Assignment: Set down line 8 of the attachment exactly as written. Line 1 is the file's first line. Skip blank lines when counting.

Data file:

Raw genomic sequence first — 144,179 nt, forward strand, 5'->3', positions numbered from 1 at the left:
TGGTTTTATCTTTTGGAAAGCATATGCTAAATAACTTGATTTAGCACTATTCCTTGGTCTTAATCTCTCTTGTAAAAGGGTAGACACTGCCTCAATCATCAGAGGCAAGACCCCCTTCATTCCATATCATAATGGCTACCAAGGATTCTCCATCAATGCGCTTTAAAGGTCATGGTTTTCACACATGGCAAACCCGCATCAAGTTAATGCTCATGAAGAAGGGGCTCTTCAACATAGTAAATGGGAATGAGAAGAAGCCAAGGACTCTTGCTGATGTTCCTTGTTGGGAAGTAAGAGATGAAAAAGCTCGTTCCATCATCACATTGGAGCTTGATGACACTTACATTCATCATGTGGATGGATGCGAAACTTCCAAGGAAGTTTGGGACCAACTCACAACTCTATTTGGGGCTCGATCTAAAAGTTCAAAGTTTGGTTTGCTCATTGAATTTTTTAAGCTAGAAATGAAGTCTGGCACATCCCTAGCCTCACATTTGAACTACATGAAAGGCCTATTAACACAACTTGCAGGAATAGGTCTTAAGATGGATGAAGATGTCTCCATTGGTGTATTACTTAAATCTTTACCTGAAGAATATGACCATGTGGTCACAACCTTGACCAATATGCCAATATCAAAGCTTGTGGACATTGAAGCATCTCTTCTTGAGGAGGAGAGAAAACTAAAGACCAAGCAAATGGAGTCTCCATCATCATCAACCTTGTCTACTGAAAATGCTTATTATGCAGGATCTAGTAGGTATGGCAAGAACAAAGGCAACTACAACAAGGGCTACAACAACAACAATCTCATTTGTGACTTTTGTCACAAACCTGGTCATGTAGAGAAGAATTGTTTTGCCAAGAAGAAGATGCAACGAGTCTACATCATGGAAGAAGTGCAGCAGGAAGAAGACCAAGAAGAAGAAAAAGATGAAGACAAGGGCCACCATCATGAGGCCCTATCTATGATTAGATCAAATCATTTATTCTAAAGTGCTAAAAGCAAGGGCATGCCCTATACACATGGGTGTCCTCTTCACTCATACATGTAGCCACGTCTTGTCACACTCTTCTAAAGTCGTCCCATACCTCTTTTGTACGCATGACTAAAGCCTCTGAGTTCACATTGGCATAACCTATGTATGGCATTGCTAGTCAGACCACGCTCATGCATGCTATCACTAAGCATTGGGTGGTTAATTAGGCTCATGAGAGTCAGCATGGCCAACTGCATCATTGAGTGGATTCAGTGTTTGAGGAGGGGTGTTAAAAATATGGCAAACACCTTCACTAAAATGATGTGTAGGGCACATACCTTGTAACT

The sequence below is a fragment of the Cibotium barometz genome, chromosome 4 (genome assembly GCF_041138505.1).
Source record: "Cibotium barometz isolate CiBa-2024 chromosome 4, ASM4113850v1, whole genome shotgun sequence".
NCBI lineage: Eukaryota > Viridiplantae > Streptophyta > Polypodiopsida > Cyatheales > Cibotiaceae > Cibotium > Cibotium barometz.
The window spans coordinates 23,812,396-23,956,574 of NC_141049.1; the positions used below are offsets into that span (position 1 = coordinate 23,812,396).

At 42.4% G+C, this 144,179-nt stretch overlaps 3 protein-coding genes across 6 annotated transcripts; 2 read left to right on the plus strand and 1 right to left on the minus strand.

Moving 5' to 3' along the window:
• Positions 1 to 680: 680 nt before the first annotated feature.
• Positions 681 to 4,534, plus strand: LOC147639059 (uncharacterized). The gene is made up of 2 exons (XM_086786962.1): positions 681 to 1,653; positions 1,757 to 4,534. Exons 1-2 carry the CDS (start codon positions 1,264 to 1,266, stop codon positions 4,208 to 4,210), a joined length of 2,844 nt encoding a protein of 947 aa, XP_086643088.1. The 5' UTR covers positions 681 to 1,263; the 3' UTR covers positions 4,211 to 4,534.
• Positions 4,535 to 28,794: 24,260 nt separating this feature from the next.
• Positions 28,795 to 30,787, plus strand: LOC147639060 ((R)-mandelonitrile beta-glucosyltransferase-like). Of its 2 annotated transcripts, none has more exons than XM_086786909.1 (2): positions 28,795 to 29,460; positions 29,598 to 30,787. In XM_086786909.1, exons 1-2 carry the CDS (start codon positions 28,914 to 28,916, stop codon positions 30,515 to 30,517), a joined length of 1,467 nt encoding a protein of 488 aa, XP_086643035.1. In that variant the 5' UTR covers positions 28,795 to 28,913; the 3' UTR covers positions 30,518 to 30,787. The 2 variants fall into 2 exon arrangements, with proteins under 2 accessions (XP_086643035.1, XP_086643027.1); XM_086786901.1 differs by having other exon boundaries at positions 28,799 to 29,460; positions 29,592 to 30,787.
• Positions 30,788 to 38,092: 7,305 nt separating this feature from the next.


Moving 5' to 3' along the window: